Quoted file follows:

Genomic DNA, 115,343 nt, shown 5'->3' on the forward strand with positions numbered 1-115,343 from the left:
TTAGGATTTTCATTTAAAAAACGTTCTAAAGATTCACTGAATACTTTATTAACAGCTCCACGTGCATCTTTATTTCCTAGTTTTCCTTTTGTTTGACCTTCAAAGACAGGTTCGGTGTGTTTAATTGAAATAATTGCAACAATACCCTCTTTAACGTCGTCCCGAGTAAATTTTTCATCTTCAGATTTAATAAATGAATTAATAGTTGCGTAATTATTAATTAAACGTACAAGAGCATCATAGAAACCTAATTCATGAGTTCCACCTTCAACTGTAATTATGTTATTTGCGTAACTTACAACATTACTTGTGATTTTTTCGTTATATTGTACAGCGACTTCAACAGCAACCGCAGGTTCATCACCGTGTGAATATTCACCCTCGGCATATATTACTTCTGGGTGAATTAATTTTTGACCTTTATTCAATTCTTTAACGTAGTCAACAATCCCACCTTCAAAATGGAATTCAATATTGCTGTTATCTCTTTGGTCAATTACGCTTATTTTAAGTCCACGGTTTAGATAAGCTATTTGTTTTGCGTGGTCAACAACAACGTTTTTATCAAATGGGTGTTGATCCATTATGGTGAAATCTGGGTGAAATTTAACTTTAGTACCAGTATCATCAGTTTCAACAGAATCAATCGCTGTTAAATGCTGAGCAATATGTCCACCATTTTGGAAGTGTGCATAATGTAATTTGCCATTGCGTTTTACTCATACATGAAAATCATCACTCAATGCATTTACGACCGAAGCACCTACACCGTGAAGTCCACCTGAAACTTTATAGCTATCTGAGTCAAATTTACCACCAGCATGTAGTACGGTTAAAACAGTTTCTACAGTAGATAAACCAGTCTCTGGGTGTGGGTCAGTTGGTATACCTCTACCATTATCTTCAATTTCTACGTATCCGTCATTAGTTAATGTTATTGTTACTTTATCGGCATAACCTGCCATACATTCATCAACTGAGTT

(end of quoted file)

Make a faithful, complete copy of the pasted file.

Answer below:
Genomic DNA, 115,343 nt, shown 5'->3' on the forward strand with positions numbered 1-115,343 from the left:
TTAGGATTTTCATTTAAAAAACGTTCTAAAGATTCACTGAATACTTTATTAACAGCTCCACGTGCATCTTTATTTCCTAGTTTTCCTTTTGTTTGACCTTCAAAGACAGGTTCGGTGTGTTTAATTGAAATAATTGCAACAATACCCTCTTTAACGTCGTCCCGAGTAAATTTTTCATCTTCAGATTTAATAAATGAATTAATAGTTGCGTAATTATTAATTAAACGTACAAGAGCATCATAGAAACCTAATTCATGAGTTCCACCTTCAACTGTAATTATGTTATTTGCGTAACTTACAACATTACTTGTGATTTTTTCGTTATATTGTACAGCGACTTCAACAGCAACCGCAGGTTCATCACCGTGTGAATATTCACCCTCGGCATATATTACTTCTGGGTGAATTAATTTTTGACCTTTATTCAATTCTTTAACGTAGTCAACAATCCCACCTTCAAAATGGAATTCAATATTGCTGTTATCTCTTTGGTCAATTACGCTTATTTTAAGTCCACGGTTTAGATAAGCTATTTGTTTTGCGTGGTCAACAACAACGTTTTTATCAAATGGGTGTTGATCCATTATGGTGAAATCTGGGTGAAATTTAACTTTAGTACCAGTATCATCAGTTTCAACAGAATCAATCGCTGTTAAATGCTGAGCAATATGTCCACCATTTTGGAAGTGTGCATAATGTAATTTGCCATTGCGTTTTACTCATACATGAAAATCATCACTCAATGCATTTACGACCGAAGCACCTACACCGTGAAGTCCACCTGAAACTTTATAGCTATCTGAGTCAAATTTACCACCAGCATGTAGTACGGTTAAAACAGTTTCTACAGTAGATAAACCAGTCTCTGGGTGTGGGTCAGTTGGTATACCTCTACCATTATCTTCAATTTCTACGTATCCGTCATTAGTTAATGTTATTGTTACTTTATCGGCATAACCTGCCATACATTCATCAACTGAGTT